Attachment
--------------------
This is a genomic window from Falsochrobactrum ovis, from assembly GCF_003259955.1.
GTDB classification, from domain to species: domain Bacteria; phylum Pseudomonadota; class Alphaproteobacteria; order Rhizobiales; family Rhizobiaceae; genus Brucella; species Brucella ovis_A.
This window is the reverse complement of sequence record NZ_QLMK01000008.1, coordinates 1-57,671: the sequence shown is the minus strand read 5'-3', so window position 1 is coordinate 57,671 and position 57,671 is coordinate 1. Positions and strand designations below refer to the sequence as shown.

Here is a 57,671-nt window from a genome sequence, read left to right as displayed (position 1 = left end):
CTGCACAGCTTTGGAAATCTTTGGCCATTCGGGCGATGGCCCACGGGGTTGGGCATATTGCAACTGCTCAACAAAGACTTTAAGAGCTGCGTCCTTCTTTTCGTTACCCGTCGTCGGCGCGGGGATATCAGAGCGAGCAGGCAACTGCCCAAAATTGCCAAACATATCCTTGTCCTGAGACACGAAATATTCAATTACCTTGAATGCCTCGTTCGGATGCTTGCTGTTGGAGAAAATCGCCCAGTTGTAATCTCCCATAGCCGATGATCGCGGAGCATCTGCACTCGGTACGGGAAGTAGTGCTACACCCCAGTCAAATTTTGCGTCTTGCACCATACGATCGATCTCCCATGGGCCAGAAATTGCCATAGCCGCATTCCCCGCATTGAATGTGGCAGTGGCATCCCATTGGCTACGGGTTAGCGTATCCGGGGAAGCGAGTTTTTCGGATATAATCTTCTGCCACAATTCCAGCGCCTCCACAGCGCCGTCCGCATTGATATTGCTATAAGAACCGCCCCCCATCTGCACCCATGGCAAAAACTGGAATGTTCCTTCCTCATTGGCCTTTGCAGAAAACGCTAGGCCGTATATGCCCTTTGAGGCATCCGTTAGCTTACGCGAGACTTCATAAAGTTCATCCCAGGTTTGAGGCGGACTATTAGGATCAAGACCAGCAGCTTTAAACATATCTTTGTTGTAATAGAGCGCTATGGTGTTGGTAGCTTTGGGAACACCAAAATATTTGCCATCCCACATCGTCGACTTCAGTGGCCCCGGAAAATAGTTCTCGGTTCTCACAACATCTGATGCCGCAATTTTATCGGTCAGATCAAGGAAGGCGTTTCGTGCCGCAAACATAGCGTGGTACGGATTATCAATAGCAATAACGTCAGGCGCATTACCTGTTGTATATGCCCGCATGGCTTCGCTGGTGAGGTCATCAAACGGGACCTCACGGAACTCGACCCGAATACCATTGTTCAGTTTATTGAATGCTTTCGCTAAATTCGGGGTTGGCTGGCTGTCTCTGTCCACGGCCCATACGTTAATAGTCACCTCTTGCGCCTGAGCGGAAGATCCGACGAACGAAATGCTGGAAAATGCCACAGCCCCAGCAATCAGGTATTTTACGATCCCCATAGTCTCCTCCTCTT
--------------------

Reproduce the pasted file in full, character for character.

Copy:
This is a genomic window from Falsochrobactrum ovis, from assembly GCF_003259955.1.
GTDB classification, from domain to species: domain Bacteria; phylum Pseudomonadota; class Alphaproteobacteria; order Rhizobiales; family Rhizobiaceae; genus Brucella; species Brucella ovis_A.
This window is the reverse complement of sequence record NZ_QLMK01000008.1, coordinates 1-57,671: the sequence shown is the minus strand read 5'-3', so window position 1 is coordinate 57,671 and position 57,671 is coordinate 1. Positions and strand designations below refer to the sequence as shown.

Here is a 57,671-nt window from a genome sequence, read left to right as displayed (position 1 = left end):
CTGCACAGCTTTGGAAATCTTTGGCCATTCGGGCGATGGCCCACGGGGTTGGGCATATTGCAACTGCTCAACAAAGACTTTAAGAGCTGCGTCCTTCTTTTCGTTACCCGTCGTCGGCGCGGGGATATCAGAGCGAGCAGGCAACTGCCCAAAATTGCCAAACATATCCTTGTCCTGAGACACGAAATATTCAATTACCTTGAATGCCTCGTTCGGATGCTTGCTGTTGGAGAAAATCGCCCAGTTGTAATCTCCCATAGCCGATGATCGCGGAGCATCTGCACTCGGTACGGGAAGTAGTGCTACACCCCAGTCAAATTTTGCGTCTTGCACCATACGATCGATCTCCCATGGGCCAGAAATTGCCATAGCCGCATTCCCCGCATTGAATGTGGCAGTGGCATCCCATTGGCTACGGGTTAGCGTATCCGGGGAAGCGAGTTTTTCGGATATAATCTTCTGCCACAATTCCAGCGCCTCCACAGCGCCGTCCGCATTGATATTGCTATAAGAACCGCCCCCCATCTGCACCCATGGCAAAAACTGGAATGTTCCTTCCTCATTGGCCTTTGCAGAAAACGCTAGGCCGTATATGCCCTTTGAGGCATCCGTTAGCTTACGCGAGACTTCATAAAGTTCATCCCAGGTTTGAGGCGGACTATTAGGATCAAGACCAGCAGCTTTAAACATATCTTTGTTGTAATAGAGCGCTATGGTGTTGGTAGCTTTGGGAACACCAAAATATTTGCCATCCCACATCGTCGACTTCAGTGGCCCCGGAAAATAGTTCTCGGTTCTCACAACATCTGATGCCGCAATTTTATCGGTCAGATCAAGGAAGGCGTTTCGTGCCGCAAACATAGCGTGGTACGGATTATCAATAGCAATAACGTCAGGCGCATTACCTGTTGTATATGCCCGCATGGCTTCGCTGGTGAGGTCATCAAACGGGACCTCACGGAACTCGACCCGAATACCATTGTTCAGTTTATTGAATGCTTTCGCTAAATTCGGGGTTGGCTGGCTGTCTCTGTCCACGGCCCATACGTTAATAGTCACCTCTTGCGCCTGAGCGGAAGATCCGACGAACGAAATGCTGGAAAATGCCACAGCCCCAGCAATCAGGTATTTTACGATCCCCATAGTCTCCTCCTCTT